Combustible Celluloid
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With: Simone Signoret, Charles Vanel, Georges Marchal, Michel Piccoli, Tito Junco, Raul Ramirez, Luis-Aceves Castañeda, Jorge Martinez de Hoyos, Alberto Pedret, Marc Lambert, Stefani, Michèle Girardon
Written by: Luis Buñuel, Luis Alcoriza, Raymond Queneau, Gabriel Arout, based on a novel by José-André Lacour
Directed by: Luis Buñuel
MPAA Rating: Not Rated
Language: French, with English subtitles
Running Time: 100
Date: 21/09/1956

Death in the Garden (1956)

4 Stars (out of 4)

Sting of the Jungle

By Jeffrey M. Anderson

The great Luis Buñuel made this fairly obscure item during his Mexican period, but in French with French actors; perhaps he was gearing up to head over to France in a few years. Nevertheless, it's definitely from a period in which he was finding his footing, and his unique touches are not as evident as in his earlier Los Olvidados or in his later films, starting with Nazarin (1959).

Death in the Garden is set in an unnamed Latin American country, where diamond miners butt heads with the local military regime. Five mostly unconnected people find themselves caught in the middle and on the run. Miner Castin (Charles Vanel) has struck it rich and dreams of returning to France with his beautiful deaf-mute daughter Maria (Michèle Girardon). He also wants to marry the local prostitute Djin (Simone Signoret), who is probably more interested in the old man's money. Father Lizardi (Michel Piccoli) winds up in the wrong place at the wrong time as well, as does a tough-guy drifter called "Shark" (or "Chark") (Georges Marchal). The five escape town on a boat and wind up hiking through the jungle, vainly searching for food.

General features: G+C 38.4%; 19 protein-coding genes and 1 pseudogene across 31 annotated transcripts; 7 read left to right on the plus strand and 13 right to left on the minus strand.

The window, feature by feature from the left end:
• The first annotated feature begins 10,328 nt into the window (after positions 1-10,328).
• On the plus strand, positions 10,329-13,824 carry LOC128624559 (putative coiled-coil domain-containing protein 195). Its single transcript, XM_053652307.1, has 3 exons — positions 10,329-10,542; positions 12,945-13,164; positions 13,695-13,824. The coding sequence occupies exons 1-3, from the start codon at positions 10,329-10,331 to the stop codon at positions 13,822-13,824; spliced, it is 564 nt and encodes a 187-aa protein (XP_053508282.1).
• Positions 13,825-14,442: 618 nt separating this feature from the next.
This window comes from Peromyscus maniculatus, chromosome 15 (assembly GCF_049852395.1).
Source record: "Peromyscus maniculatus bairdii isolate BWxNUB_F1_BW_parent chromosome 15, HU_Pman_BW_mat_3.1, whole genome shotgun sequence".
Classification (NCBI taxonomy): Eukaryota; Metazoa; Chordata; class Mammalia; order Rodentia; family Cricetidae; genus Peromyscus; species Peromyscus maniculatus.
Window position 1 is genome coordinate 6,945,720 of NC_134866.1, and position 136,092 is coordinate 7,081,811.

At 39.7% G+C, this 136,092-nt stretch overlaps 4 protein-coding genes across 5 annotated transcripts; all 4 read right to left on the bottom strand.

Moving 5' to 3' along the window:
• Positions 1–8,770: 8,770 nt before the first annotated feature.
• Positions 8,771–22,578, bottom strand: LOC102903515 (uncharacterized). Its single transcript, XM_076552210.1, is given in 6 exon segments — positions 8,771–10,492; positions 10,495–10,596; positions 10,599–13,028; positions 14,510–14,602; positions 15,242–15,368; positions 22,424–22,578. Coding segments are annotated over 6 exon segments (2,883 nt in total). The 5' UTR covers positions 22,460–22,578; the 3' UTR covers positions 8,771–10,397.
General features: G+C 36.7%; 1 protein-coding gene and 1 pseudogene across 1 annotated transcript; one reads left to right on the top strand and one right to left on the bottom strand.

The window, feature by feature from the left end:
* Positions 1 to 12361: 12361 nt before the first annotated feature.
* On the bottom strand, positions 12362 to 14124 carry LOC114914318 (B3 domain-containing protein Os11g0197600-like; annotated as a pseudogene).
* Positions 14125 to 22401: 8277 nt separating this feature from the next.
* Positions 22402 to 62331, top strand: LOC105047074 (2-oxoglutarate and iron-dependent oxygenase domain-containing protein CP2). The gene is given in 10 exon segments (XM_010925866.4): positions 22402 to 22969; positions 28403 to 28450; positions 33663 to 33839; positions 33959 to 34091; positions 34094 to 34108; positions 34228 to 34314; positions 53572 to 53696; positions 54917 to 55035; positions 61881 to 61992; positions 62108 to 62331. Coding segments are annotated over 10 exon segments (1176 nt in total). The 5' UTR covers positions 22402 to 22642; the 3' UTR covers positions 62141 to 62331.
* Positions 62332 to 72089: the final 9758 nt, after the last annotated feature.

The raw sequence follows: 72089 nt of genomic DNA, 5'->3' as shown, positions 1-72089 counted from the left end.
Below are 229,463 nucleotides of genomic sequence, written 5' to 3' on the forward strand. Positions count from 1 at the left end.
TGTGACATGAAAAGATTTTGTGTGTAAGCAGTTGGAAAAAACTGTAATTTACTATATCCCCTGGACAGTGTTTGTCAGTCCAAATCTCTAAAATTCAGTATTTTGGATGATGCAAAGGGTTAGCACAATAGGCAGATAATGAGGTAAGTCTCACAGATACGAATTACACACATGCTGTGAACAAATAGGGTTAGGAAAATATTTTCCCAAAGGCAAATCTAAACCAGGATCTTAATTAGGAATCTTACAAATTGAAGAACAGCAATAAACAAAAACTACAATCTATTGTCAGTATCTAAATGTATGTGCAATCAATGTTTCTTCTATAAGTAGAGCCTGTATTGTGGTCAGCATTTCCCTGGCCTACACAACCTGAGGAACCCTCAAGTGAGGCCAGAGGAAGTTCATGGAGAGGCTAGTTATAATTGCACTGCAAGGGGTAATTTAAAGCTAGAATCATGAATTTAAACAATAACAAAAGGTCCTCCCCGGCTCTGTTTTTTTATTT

Like Robinson Crusoe (1952), it's a mostly commercial film, but Buñuel squeezes in many delightfully subversive moments. In one sequence, Shark finds a snake and prepares to cook it, but the crew cannot get a fire started. Father Lizardi tears a page out of his Bible to use for fuel, and then replaces it as he notices that the fire has been started. But as he replaces it and closes the book, he notices that their once-future meal has been devoured by an army of ants. In an earlier scene, Buñuel indulges his foot fetish: Maria tries on a new pair of boots and Shark temporarily gets her attention by stepping on the laces and trapping her. Critic Fernando F. Croce astutely pointed out that, coming between Robinson Crusoe and The Exterminating Angel, the film helps make up an unofficial "trapped" trilogy for Buñuel. In other words, it's not an obvious artistic masterpiece, but it is a case of a brilliant, talented director making the most out of a routine project.

Microcinema released a 2009 DVD edition, with an amazingly good the full-color transfer. It's defaulted to the French-language track, but there's also a Spanish-language track. Scholar Ernesto R. Acevedo-Munoz provides a commentary track, and there are interviews with surviving cast members and liner notes. In 2019, Kino Lorber released a terrific-looking Blu-ray edition, with 2.0 DTS-HD audio, optional English subtitles, and a new commentary track by Samm Deighan, a video interview with critic Tony Rayns (33 mins.), and trailers for this and for Bunuel's The Milky Way. A 12-page liner notes booklet includes an essay by Peter Tonguette.

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